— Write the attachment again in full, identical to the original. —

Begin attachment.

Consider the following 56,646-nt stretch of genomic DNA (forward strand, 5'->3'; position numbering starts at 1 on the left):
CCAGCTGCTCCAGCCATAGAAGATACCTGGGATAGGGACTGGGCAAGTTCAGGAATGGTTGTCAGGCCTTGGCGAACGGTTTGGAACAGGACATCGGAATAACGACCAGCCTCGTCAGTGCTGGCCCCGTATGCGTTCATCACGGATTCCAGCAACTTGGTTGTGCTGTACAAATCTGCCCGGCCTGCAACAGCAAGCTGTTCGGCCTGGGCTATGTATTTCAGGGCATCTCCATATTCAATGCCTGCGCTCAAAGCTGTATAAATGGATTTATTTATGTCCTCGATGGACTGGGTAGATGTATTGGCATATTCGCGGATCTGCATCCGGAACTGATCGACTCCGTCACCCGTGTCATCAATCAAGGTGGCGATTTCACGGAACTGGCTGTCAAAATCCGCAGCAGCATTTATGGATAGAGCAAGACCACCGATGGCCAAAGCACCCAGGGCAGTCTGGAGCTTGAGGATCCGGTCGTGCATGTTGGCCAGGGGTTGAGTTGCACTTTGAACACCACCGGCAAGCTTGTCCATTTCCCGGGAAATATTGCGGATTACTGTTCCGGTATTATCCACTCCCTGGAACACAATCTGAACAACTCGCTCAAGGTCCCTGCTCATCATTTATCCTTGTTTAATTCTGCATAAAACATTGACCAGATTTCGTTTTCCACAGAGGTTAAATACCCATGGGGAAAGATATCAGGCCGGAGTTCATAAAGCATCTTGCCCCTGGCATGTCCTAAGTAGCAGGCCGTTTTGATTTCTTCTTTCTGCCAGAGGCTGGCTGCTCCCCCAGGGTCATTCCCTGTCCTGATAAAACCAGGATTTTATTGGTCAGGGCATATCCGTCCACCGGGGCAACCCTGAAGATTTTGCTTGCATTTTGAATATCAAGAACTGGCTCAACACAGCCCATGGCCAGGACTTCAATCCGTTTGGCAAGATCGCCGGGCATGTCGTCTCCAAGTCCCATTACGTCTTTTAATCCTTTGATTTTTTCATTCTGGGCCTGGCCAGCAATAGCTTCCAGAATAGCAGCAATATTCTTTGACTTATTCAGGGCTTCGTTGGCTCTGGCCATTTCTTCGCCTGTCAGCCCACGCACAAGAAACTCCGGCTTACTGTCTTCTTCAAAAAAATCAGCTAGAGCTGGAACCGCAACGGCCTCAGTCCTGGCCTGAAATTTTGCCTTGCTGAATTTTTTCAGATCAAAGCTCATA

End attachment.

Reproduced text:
Consider the following 56,646-nt stretch of genomic DNA (forward strand, 5'->3'; position numbering starts at 1 on the left):
CCAGCTGCTCCAGCCATAGAAGATACCTGGGATAGGGACTGGGCAAGTTCAGGAATGGTTGTCAGGCCTTGGCGAACGGTTTGGAACAGGACATCGGAATAACGACCAGCCTCGTCAGTGCTGGCCCCGTATGCGTTCATCACGGATTCCAGCAACTTGGTTGTGCTGTACAAATCTGCCCGGCCTGCAACAGCAAGCTGTTCGGCCTGGGCTATGTATTTCAGGGCATCTCCATATTCAATGCCTGCGCTCAAAGCTGTATAAATGGATTTATTTATGTCCTCGATGGACTGGGTAGATGTATTGGCATATTCGCGGATCTGCATCCGGAACTGATCGACTCCGTCACCCGTGTCATCAATCAAGGTGGCGATTTCACGGAACTGGCTGTCAAAATCCGCAGCAGCATTTATGGATAGAGCAAGACCACCGATGGCCAAAGCACCCAGGGCAGTCTGGAGCTTGAGGATCCGGTCGTGCATGTTGGCCAGGGGTTGAGTTGCACTTTGAACACCACCGGCAAGCTTGTCCATTTCCCGGGAAATATTGCGGATTACTGTTCCGGTATTATCCACTCCCTGGAACACAATCTGAACAACTCGCTCAAGGTCCCTGCTCATCATTTATCCTTGTTTAATTCTGCATAAAACATTGACCAGATTTCGTTTTCCACAGAGGTTAAATACCCATGGGGAAAGATATCAGGCCGGAGTTCATAAAGCATCTTGCCCCTGGCATGTCCTAAGTAGCAGGCCGTTTTGATTTCTTCTTTCTGCCAGAGGCTGGCTGCTCCCCCAGGGTCATTCCCTGTCCTGATAAAACCAGGATTTTATTGGTCAGGGCATATCCGTCCACCGGGGCAACCCTGAAGATTTTGCTTGCATTTTGAATATCAAGAACTGGCTCAACACAGCCCATGGCCAGGACTTCAATCCGTTTGGCAAGATCGCCGGGCATGTCGTCTCCAAGTCCCATTACGTCTTTTAATCCTTTGATTTTTTCATTCTGGGCCTGGCCAGCAATAGCTTCCAGAATAGCAGCAATATTCTTTGACTTATTCAGGGCTTCGTTGGCTCTGGCCATTTCTTCGCCTGTCAGCCCACGCACAAGAAACTCCGGCTTACTGTCTTCTTCAAAAAAATCAGCTAGAGCTGGAACCGCAACGGCCTCAGTCCTGGCCTGAAATTTTGCCTTGCTGAATTTTTTCAGATCAAAGCTCATA